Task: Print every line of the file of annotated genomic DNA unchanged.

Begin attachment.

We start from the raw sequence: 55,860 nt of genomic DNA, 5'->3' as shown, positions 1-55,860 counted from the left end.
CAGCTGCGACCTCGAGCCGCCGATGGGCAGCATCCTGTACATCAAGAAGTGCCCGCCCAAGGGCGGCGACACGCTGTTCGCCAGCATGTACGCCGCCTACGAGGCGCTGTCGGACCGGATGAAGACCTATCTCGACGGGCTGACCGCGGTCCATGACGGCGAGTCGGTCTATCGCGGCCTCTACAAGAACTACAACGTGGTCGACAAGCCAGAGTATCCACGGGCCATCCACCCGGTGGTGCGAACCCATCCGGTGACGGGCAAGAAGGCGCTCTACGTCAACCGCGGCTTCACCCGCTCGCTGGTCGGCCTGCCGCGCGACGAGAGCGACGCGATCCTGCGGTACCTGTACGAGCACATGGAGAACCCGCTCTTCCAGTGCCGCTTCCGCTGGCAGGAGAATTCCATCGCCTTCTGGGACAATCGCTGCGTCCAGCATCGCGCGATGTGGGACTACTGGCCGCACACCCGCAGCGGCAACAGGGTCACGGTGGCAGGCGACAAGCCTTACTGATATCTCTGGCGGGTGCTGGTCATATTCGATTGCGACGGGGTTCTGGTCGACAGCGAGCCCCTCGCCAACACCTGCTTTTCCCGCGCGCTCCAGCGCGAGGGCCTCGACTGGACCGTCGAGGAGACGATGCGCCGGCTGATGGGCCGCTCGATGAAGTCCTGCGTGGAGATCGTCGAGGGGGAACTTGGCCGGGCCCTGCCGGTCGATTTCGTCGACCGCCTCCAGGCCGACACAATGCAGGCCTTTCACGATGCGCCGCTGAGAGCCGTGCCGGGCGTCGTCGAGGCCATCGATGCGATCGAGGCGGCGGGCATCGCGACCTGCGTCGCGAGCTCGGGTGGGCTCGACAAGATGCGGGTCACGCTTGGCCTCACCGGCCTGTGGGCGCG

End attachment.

We start from the raw sequence: 55,860 nt of genomic DNA, 5'->3' as shown, positions 1-55,860 counted from the left end.
CAGCTGCGACCTCGAGCCGCCGATGGGCAGCATCCTGTACATCAAGAAGTGCCCGCCCAAGGGCGGCGACACGCTGTTCGCCAGCATGTACGCCGCCTACGAGGCGCTGTCGGACCGGATGAAGACCTATCTCGACGGGCTGACCGCGGTCCATGACGGCGAGTCGGTCTATCGCGGCCTCTACAAGAACTACAACGTGGTCGACAAGCCAGAGTATCCACGGGCCATCCACCCGGTGGTGCGAACCCATCCGGTGACGGGCAAGAAGGCGCTCTACGTCAACCGCGGCTTCACCCGCTCGCTGGTCGGCCTGCCGCGCGACGAGAGCGACGCGATCCTGCGGTACCTGTACGAGCACATGGAGAACCCGCTCTTCCAGTGCCGCTTCCGCTGGCAGGAGAATTCCATCGCCTTCTGGGACAATCGCTGCGTCCAGCATCGCGCGATGTGGGACTACTGGCCGCACACCCGCAGCGGCAACAGGGTCACGGTGGCAGGCGACAAGCCTTACTGATATCTCTGGCGGGTGCTGGTCATATTCGATTGCGACGGGGTTCTGGTCGACAGCGAGCCCCTCGCCAACACCTGCTTTTCCCGCGCGCTCCAGCGCGAGGGCCTCGACTGGACCGTCGAGGAGACGATGCGCCGGCTGATGGGCCGCTCGATGAAGTCCTGCGTGGAGATCGTCGAGGGGGAACTTGGCCGGGCCCTGCCGGTCGATTTCGTCGACCGCCTCCAGGCCGACACAATGCAGGCCTTTCACGATGCGCCGCTGAGAGCCGTGCCGGGCGTCGTCGAGGCCATCGATGCGATCGAGGCGGCGGGCATCGCGACCTGCGTCGCGAGCTCGGGTGGGCTCGACAAGATGCGGGTCACGCTTGGCCTCACCGGCCTGTGGGCGCG